Utility Views
Utility Views

Why this app?

While developing the Remote Control Flight Log app I realised that I was re-creating many of the views I had used in other apps and was creating some new views that would, undoubtedly, be useful in future apps. It seemed crazy to copy and paste these views around so, based on what I would have done in my Windows days, I looked to create a framework to put them in and share them.

Creating a framework didn't look all that complex, but the documentation is a little sparse and often contradictory. I was also a little uncomfortable with the idea of distributing the source code and re-compiling it in the projects that use the framework. Somehow it doesn't feel much different to copy/paste of the code (yes, I know it is very different).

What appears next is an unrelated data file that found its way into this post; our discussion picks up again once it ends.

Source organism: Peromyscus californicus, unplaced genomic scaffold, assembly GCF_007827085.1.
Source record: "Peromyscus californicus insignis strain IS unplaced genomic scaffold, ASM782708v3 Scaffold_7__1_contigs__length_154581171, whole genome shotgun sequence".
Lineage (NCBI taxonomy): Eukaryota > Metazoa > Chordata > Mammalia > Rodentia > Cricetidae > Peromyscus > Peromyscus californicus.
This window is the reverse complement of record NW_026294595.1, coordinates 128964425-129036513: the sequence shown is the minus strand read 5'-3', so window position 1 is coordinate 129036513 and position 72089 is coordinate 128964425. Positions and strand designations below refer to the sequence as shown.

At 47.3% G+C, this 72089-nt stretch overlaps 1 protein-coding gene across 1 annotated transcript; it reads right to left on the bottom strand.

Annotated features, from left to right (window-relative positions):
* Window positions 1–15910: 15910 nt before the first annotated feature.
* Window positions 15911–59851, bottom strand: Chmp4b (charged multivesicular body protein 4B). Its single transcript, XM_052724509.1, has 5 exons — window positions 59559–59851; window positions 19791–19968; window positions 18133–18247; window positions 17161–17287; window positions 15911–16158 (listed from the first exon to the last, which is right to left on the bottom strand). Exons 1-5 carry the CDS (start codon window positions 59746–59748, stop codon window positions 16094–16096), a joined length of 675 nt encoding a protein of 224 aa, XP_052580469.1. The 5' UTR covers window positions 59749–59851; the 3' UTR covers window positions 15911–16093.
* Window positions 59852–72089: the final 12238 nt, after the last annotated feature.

After much digging around, I came across Apple's xcframework concept that allows me to build my framework as a binary. This seemed ideal (though it has it's own drawbacks). So, UtilityViews was built and a single shared view was created.

Scarily, it worked.

I have expanded the framework to include a number of pretty simple views and a couple of quite complex ones. I also took this opportunity to have a play with documenting my framework. So all the classes and public interfaces are commented to the Apple docc standard. Sadly, at the time of writing, a bug in XCode is stopping that documentation being displayed in any consuming projects.

Key Learning Points

What did I want to achieve?

This project required a lot of learning. A framework isn't like ordinary code and requires coding in a different style. Not least of which is making everything public and being forced to code initialisers for classes. The number of times my code has failed because I missed one of these is frightening. However, the key points I took away were:

  • Creating an xcframework.